I wanted to note that I contacted Denise directly after reading this and suggested that she share all of her research notes online by creating a website containing all of them, linking to source materials as much as possible. There may be a lot of valuable information in her notes for other families hoping to defeat ALS.
Seems to me that rental properties are an incredibly powerful use of one’s money. If you buy a rental property and charge enough rent to pay the mortgage, you wind up owning a house in 15 years that you can either sell or continue to rent out. Why not just get a free house in 15 years?
This is a very optimistic look at rental property ownership that ignores a bunch of factors.
For starters, it assumes that you’ll always have someone renting the house that pays the rent reliably and doesn’t do any damage to the property. It assumes that there is minimal maintenance cost and whatever maintenance is done can be done easily by you. It doesn’t include the cost of property tax or insurance. It doesn’t include inevitable major costs like the furnace, AC, major appliances, etc.
None of those things are merely things you can just assume. They’re all significant costs, some of which you can’t avoid at all and some of which can only be avoided with luck.
Consider this alternate scenario. The property only has a renter in it 70% of the time, and each “good” renter only stays for a year. Every second renter you have is a “bad” renter that stops paying rent after a month or two and eventually has to be evicted after a few months of non-payment. Some of those renters damage the property – maybe they cooked meth in the back bedroom or something. The furnace fails in year three. The AC fails in year five. The washer fails in year six and floods the house with water. Property taxes go up significantly.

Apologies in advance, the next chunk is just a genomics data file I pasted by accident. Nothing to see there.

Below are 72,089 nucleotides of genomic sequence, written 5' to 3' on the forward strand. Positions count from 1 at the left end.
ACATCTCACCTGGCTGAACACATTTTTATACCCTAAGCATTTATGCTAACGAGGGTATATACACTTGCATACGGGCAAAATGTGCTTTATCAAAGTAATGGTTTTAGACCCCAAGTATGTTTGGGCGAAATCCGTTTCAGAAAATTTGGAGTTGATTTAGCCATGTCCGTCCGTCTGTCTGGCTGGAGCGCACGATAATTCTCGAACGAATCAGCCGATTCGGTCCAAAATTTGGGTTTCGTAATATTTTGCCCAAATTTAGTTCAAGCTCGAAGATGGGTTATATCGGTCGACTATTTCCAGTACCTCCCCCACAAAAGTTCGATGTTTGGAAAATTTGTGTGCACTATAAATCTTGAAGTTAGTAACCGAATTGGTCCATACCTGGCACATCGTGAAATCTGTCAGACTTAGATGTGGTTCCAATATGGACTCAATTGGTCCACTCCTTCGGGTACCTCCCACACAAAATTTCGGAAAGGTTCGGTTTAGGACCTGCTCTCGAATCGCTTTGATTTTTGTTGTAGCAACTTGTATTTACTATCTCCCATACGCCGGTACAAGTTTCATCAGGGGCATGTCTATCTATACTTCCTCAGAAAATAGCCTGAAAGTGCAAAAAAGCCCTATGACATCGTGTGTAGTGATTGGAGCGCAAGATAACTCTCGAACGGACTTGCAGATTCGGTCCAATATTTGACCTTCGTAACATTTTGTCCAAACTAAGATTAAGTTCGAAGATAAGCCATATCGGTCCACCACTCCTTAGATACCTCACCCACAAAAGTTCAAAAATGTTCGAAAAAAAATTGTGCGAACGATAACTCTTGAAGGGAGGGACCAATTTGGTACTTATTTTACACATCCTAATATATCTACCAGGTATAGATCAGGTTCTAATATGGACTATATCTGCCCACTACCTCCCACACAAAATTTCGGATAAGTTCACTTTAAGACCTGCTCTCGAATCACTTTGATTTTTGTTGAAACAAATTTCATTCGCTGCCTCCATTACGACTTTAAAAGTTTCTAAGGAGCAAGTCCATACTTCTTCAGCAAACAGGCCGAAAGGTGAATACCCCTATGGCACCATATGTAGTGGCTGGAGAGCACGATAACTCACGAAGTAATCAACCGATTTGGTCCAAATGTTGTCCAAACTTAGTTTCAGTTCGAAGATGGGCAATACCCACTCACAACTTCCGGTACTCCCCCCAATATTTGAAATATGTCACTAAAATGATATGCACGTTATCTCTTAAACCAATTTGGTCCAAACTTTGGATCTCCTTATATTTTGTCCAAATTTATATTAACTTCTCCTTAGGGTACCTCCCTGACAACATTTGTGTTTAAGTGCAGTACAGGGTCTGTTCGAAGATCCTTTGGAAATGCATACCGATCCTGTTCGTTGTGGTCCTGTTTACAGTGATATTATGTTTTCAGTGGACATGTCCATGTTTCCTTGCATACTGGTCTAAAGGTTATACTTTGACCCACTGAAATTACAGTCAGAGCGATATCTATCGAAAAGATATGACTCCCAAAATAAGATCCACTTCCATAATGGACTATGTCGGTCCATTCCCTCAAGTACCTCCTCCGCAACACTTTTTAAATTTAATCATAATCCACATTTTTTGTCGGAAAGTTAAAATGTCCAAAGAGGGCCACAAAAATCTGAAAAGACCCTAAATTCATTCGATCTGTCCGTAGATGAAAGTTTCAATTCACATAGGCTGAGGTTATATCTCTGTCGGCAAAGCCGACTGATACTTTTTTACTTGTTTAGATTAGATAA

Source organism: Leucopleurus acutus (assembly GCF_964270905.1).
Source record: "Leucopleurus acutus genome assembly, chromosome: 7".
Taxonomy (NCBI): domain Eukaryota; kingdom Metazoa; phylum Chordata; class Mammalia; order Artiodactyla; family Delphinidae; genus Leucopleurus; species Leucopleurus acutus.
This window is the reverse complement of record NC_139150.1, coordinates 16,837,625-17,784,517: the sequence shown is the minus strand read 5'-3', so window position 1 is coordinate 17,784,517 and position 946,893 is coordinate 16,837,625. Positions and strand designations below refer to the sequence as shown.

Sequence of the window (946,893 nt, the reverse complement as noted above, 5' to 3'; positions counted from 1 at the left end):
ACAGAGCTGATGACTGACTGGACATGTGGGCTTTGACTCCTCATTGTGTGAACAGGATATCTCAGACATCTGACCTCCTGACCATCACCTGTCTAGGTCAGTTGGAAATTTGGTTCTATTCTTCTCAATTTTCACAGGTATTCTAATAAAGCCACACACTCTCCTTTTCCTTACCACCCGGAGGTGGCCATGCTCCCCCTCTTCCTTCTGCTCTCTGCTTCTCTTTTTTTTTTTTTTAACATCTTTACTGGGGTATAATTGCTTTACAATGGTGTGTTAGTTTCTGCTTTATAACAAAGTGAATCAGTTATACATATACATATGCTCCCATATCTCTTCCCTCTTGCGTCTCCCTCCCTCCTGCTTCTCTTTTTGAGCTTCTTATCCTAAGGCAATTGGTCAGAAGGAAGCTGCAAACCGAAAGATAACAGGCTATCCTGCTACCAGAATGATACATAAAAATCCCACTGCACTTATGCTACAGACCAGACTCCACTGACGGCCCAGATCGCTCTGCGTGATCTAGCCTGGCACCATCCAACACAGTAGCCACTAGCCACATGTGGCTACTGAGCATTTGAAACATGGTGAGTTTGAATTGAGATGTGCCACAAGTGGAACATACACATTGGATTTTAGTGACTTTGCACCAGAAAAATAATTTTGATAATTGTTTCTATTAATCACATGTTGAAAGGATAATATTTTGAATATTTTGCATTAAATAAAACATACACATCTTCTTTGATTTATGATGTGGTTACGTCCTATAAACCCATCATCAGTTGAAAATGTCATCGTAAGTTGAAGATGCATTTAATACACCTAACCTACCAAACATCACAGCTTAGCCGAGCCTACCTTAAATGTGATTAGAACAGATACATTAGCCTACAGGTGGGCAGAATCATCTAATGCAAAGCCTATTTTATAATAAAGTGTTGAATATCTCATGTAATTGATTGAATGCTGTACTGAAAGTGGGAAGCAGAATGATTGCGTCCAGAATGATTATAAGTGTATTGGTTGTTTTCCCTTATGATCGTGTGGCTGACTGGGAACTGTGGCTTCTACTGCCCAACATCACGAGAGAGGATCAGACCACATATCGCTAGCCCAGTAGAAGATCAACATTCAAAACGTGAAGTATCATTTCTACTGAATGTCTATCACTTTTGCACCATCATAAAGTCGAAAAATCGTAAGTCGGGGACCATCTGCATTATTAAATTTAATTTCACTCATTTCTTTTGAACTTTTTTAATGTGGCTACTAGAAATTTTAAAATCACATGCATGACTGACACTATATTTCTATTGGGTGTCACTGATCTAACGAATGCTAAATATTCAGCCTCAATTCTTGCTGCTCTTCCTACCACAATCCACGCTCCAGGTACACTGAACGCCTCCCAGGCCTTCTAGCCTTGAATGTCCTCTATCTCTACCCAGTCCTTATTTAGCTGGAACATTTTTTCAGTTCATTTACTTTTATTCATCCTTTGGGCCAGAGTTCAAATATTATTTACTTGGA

In that scenario, you’ve likely lost money on the house, invested a ton of time and energy into it, and you’re still on the hook for all of those mortgage payments. It’s been an awful investment.
The truth is that property rental usually winds up in the middle of these two scenarios. With some luck, it’s on the better end of the spectrum. It tends to be a better deal for individuals willing to invest a lot of time and sweat equity into fixing up the property and maintaining it, but that comes down to a personal preference – you’re giving up free time to make the investment a little better.
When I was growing up, on a hot day my mom would fill up a bathtub with cold water and said it was a “heat sink” that would keep our house cooler. Does this actually work?
It would probably make the bathroom feel cooler, but it wouldn’t have much of an effect on the house as a whole. In fact, just letting it sit would likely make the house feel warmer because it would increase the humidity in the air as the water in the tub evaporated.
It’s not a bad idea to take a cool bath on a hot day to cool off, but don’t just pour water to let it sit. It won’t help and it’ll probably just make things more humid inside.
That being said, the reverse often does help in the winter. One of the advantages of making a big pot of soup on a cold day, for example, is that it adds heat and humidity to a house that’s very likely cold and dry. However, the soup itself is an added benefit and you want your house to be a little more humid if it’s dry in the winter (which is often the case with a typical furnace).